Scientists Explain Physics of Guinness Bubbles

After years of studies, scientists prove why stout bubbles fall


We're not sure if Guinness bubbles behave differently underwater, but at least on land, while most bubbles from beer rise to the top of the glass, Guinness bubbles fall. Finally, scientists (from Ireland, of course) have figured out why Guinness bubbles act differently than their other beer cohorts.

The reason: the glass. The shape of the glass determines how a Guinness or stout beer is poured in, shaping the bubbles. Previously, the researchers said to the BBC that it was thought the "circulatory current" of the beer created the bubbles. But when the scientists experimented by pouring a stout into a regular pint glass, the bubbles went up instead of down. When a Guinness is poured into a stout glass — with a narrower bottom — the flow "is directed towards the wall and upward," as the sinking liquid drives rising bubbles down.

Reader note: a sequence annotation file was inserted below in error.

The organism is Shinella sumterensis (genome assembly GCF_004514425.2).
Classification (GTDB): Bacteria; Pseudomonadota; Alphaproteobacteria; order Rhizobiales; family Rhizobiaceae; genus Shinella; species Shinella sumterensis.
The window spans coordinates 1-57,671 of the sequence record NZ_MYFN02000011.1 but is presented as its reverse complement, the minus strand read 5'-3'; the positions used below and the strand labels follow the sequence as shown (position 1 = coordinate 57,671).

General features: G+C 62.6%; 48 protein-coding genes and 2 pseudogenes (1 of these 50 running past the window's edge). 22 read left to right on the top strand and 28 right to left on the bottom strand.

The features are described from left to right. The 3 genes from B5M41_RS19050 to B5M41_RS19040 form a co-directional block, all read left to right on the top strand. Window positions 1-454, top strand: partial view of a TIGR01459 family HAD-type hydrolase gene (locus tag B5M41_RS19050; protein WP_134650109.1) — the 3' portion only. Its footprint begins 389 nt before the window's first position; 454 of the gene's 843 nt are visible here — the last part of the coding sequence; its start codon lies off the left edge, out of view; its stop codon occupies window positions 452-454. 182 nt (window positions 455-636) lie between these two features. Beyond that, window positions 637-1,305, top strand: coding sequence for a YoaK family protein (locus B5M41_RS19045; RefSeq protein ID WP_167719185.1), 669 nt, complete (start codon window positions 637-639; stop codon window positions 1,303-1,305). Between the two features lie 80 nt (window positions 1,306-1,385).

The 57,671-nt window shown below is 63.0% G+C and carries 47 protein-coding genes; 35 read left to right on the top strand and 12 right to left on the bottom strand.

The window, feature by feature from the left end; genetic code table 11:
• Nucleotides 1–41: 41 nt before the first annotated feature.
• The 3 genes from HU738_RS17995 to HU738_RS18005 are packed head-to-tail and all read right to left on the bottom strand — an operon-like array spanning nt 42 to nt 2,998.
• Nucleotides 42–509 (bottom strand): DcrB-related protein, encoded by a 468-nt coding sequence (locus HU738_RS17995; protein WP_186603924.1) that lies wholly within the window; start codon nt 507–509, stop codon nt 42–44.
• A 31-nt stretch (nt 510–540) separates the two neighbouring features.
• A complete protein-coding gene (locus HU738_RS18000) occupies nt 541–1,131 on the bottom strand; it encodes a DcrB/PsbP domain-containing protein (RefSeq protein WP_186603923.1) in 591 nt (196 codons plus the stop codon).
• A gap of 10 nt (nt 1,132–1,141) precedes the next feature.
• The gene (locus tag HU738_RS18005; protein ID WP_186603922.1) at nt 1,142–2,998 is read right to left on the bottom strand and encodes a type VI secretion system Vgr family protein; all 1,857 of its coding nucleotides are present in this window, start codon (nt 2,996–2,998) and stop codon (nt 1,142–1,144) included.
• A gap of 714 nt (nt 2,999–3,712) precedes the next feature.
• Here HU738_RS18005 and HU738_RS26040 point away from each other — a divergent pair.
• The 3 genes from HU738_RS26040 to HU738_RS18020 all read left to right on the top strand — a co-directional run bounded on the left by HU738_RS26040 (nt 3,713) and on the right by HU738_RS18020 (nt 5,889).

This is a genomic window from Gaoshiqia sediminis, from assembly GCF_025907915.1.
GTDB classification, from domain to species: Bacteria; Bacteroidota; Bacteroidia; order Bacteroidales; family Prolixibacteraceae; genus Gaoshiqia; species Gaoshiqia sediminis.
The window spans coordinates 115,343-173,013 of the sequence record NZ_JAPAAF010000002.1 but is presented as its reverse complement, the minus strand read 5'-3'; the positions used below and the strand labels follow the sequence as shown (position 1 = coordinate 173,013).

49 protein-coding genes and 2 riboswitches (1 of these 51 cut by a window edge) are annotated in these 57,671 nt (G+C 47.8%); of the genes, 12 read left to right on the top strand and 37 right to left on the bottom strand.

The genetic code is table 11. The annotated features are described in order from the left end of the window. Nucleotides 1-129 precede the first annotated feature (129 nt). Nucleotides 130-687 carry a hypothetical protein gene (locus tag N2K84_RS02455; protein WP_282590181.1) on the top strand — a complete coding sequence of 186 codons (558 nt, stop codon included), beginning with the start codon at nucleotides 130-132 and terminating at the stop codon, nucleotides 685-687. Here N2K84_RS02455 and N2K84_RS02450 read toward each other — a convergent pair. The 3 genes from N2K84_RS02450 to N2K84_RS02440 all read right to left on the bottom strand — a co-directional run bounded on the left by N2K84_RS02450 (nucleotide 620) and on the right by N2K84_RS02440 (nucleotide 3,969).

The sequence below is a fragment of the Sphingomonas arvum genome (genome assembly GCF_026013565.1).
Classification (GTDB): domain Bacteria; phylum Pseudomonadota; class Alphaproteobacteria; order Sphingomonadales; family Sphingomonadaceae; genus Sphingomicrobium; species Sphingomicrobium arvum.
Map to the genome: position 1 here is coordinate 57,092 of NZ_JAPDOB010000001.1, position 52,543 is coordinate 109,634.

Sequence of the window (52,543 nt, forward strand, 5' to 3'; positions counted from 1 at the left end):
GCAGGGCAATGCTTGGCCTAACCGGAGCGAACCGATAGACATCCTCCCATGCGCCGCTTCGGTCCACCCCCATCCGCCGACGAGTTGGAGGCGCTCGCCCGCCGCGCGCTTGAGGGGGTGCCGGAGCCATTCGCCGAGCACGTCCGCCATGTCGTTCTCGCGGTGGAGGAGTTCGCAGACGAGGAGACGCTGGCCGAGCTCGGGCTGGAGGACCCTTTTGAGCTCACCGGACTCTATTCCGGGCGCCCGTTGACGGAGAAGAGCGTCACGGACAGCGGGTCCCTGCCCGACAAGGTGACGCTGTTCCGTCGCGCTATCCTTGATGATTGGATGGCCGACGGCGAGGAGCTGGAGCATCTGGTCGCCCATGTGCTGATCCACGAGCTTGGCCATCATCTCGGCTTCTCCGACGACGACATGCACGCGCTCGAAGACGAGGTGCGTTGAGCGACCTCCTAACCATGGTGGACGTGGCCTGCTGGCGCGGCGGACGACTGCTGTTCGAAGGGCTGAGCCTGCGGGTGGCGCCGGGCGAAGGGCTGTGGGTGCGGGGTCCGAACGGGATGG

Plus, stout beers contain nitrogen, instead of carbon dioxide like most lagers. It creates different-sized bubbles; bubbles in lagers are larger and aren't as prone to that drag down, the researcher said to the BBC.

You can see for yourself at home: the researchers devised an easy at-home experiment. Pour your next Guiness in a cylinder at a tilt, and you'll see bubbles will move both up towards the top and down.


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1 Comments

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This article is plainly wrong and misleading.
You said:
"Plus, stout beers contain nitrogen, instead of carbon dioxide like most lagers."
The BBC Article says:
"Many stout beers contain nitrogen as well as the carbon dioxide that is present in all beers."

Also, not all stouts contain nitro. In fact, I'm pretty sure MOST stouts don't contain nitrogen.

This is one of a few glaring errors in your article. I'd suggest correcting it.

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